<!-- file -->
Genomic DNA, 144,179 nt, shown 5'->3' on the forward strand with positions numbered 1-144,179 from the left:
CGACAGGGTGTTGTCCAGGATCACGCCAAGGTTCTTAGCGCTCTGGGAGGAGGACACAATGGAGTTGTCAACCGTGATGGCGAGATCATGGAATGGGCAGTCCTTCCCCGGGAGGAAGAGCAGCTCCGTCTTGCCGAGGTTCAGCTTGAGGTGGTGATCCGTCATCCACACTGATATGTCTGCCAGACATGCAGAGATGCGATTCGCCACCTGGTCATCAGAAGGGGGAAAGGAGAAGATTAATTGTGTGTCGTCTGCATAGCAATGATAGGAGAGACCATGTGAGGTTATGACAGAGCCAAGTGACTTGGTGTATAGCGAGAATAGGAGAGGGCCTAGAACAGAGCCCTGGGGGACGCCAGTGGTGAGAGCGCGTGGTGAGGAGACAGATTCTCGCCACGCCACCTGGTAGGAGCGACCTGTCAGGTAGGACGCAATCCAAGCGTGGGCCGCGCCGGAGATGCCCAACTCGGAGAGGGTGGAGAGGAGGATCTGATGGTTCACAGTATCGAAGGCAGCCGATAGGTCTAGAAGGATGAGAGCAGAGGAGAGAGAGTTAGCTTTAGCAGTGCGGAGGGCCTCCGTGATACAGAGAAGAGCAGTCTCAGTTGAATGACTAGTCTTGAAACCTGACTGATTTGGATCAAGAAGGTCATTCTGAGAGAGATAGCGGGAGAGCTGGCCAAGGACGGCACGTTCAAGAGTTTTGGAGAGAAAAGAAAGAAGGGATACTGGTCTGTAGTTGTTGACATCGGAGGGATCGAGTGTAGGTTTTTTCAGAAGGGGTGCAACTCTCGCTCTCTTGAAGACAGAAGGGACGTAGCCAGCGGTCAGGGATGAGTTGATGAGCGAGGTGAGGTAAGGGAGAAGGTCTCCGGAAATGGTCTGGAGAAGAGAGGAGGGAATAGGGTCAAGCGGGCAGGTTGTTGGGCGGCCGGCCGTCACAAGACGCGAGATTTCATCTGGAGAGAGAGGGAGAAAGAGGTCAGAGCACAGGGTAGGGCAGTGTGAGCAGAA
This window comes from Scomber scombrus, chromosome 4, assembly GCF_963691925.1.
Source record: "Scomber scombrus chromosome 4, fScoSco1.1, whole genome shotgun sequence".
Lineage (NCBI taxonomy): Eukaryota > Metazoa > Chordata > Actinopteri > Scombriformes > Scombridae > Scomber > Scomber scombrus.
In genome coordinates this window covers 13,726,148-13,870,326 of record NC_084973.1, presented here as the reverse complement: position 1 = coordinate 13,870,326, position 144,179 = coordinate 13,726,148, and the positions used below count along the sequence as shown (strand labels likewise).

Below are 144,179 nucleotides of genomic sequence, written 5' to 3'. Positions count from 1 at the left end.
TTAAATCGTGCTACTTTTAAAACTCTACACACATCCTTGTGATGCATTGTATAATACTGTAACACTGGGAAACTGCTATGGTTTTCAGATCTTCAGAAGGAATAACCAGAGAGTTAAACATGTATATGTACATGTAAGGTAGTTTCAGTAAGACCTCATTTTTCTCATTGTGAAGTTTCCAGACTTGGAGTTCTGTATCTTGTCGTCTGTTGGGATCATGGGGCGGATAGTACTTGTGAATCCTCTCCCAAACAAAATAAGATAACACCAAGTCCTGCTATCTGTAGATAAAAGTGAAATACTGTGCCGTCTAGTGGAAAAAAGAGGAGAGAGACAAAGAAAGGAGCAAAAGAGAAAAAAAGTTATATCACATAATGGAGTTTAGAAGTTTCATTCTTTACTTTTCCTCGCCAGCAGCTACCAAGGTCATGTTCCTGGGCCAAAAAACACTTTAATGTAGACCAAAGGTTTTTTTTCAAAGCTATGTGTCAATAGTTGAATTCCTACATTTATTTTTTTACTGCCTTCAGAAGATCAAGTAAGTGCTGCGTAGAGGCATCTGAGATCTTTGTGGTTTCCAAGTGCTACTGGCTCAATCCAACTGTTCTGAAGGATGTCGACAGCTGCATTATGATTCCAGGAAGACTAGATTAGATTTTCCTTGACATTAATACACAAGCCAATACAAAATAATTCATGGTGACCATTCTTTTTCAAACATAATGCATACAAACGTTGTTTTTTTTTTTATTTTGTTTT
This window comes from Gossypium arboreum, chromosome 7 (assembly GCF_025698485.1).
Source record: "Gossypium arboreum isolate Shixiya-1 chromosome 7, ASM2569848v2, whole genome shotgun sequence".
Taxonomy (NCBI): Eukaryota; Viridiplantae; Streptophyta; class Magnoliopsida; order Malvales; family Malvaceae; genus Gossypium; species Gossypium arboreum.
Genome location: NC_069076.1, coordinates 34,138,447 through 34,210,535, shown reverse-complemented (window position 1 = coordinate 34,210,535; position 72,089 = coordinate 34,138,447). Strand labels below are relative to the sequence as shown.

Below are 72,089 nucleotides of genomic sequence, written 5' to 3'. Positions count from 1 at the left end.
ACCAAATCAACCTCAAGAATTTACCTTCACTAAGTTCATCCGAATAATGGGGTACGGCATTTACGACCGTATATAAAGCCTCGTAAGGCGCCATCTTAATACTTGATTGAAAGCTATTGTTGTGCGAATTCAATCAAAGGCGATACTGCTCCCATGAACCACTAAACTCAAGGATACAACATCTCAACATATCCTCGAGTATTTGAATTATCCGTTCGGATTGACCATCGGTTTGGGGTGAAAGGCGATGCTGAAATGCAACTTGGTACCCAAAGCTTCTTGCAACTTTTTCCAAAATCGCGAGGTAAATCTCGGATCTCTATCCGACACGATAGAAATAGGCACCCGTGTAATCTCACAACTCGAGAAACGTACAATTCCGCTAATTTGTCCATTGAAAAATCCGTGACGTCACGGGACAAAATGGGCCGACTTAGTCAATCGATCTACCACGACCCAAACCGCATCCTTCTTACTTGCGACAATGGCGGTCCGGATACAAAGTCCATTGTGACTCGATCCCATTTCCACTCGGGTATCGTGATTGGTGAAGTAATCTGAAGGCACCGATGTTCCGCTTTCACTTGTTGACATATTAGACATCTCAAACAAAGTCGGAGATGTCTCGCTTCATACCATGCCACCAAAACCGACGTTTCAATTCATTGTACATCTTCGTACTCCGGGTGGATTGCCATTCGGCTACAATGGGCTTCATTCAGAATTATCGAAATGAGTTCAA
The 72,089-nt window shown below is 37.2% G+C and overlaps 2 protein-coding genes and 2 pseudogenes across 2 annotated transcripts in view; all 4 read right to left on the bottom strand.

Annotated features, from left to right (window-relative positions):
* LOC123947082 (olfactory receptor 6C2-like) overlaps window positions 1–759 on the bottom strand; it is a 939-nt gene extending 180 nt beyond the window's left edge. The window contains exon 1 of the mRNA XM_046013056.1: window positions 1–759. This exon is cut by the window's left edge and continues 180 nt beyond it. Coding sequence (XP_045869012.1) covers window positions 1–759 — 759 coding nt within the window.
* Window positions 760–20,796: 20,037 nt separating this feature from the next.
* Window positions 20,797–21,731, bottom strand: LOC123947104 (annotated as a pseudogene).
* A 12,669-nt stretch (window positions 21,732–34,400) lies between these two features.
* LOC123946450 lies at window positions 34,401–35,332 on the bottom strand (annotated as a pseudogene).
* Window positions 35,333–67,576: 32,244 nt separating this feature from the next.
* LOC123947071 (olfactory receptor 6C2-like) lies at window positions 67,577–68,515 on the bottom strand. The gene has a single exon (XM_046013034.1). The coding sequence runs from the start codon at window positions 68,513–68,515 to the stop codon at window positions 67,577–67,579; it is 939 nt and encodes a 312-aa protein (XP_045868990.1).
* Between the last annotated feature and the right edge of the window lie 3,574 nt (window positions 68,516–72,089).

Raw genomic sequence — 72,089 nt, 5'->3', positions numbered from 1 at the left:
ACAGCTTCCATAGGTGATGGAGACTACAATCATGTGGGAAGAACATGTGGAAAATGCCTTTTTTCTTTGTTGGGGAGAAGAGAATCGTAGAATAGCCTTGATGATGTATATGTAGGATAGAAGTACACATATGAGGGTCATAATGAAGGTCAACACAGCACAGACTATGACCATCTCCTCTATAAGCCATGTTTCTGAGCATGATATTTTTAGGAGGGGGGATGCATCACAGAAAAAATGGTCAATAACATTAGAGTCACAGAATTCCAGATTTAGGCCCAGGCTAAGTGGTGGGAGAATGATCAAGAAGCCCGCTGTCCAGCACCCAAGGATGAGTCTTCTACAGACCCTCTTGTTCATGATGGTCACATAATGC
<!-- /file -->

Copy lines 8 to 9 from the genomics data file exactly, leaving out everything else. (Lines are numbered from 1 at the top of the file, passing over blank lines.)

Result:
TTAAATCGTGCTACTTTTAAAACTCTACACACATCCTTGTGATGCATTGTATAATACTGTAACACTGGGAAACTGCTATGGTTTTCAGATCTTCAGAAGGAATAACCAGAGAGTTAAACATGTATATGTACATGTAAGGTAGTTTCAGTAAGACCTCATTTTTCTCATTGTGAAGTTTCCAGACTTGGAGTTCTGTATCTTGTCGTCTGTTGGGATCATGGGGCGGATAGTACTTGTGAATCCTCTCCCAAACAAAATAAGATAACACCAAGTCCTGCTATCTGTAGATAAAAGTGAAATACTGTGCCGTCTAGTGGAAAAAAGAGGAGAGAGACAAAGAAAGGAGCAAAAGAGAAAAAAAGTTATATCACATAATGGAGTTTAGAAGTTTCATTCTTTACTTTTCCTCGCCAGCAGCTACCAAGGTCATGTTCCTGGGCCAAAAAACACTTTAATGTAGACCAAAGGTTTTTTTTCAAAGCTATGTGTCAATAGTTGAATTCCTACATTTATTTTTTTACTGCCTTCAGAAGATCAAGTAAGTGCTGCGTAGAGGCATCTGAGATCTTTGTGGTTTCCAAGTGCTACTGGCTCAATCCAACTGTTCTGAAGGATGTCGACAGCTGCATTATGATTCCAGGAAGACTAGATTAGATTTTCCTTGACATTAATACACAAGCCAATACAAAATAATTCATGGTGACCATTCTTTTTCAAACATAATGCATACAAACGTTGTTTTTTTTTTTATTTTGTTTT
This window comes from Gossypium arboreum, chromosome 7 (assembly GCF_025698485.1).